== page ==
The U.S. and British armies used different types of parachutes for their airborne forces, and many Americans regarded the British design as superior. The paratroopers of both armies jumped using a ‘‘static line’’; a fifteenfoot length of webbing was clipped to a cable in the aircraft, and the opposite end was affixed to the parachute. When the trooper exited the door, his weight brought the line taut, tearing the cover off his backpack main chute. A shorter, thinner line then extracted the parachute canopy, which opened to its full diameter.
The American T-5 parachute was extracted to its full length before fully deploying. Therefore, the rigging lines (commonly called ‘‘parachute cords’’) that attached the canopy to the parachute harness were fully withdrawn some twenty feet before the canopy blossomed. The substantial shock of opening—equivalent to five times normal gravity—separated the static line from the canopy. It was an unpleasant, potentially dangerous evolution, especially if the harness was not properly adjusted to the jumper. Furthermore, the abrupt deceleration of the T-5 chute often separated weapons and equipment from the trooper.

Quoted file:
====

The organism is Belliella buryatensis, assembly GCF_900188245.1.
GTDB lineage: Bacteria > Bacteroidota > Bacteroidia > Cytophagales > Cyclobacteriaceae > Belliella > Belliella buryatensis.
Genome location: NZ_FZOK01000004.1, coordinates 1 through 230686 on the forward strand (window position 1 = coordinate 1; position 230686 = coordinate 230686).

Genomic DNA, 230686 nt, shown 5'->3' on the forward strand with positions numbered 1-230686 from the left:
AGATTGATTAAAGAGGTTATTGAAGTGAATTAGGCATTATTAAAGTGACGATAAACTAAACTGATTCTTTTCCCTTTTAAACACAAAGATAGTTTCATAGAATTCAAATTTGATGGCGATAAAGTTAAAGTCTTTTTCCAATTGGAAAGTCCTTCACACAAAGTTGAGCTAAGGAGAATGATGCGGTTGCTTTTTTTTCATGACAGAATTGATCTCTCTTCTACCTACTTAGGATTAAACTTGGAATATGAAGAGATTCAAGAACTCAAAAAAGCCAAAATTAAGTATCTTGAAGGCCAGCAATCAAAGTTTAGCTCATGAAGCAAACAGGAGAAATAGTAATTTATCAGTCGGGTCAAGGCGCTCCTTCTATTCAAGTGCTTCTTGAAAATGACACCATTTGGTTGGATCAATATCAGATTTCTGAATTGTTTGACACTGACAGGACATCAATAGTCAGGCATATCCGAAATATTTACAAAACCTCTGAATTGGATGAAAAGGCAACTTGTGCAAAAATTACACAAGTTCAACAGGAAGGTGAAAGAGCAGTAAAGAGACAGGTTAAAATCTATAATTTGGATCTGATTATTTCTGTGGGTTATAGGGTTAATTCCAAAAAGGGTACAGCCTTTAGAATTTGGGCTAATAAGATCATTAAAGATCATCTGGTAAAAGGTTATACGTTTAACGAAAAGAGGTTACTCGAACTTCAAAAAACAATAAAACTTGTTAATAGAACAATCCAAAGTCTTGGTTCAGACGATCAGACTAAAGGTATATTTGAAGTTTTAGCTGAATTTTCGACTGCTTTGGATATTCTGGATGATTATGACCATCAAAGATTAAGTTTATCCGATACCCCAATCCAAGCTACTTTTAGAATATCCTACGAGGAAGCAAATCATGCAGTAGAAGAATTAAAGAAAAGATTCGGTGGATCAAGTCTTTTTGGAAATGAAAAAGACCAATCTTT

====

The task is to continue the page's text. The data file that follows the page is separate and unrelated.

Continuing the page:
The British X parachute afforded a much softer opening. Its static line was attached to the rigging lines, which were withdrawn simultaneously with the canopy, so the soldier’s body was moving at approximately the same speed as the chute when it opened. Additionally, the British harness had quick-release snaps for immediate shedding of the parachute on the ground. The T-5’s harness used clasps that were difficult or impossible to unfasten quickly, especially one-handed.
At an average rate of descent of about eighteen feet per second, the paratrooper was in the air thirty-five seconds from the preferred drop height of six hundred feet. If the trooper’s main chute malfunctioned, he still had a chance of pulling the rip cord to deploy the reserve chute on his chest, but a harder landing was inevitable.
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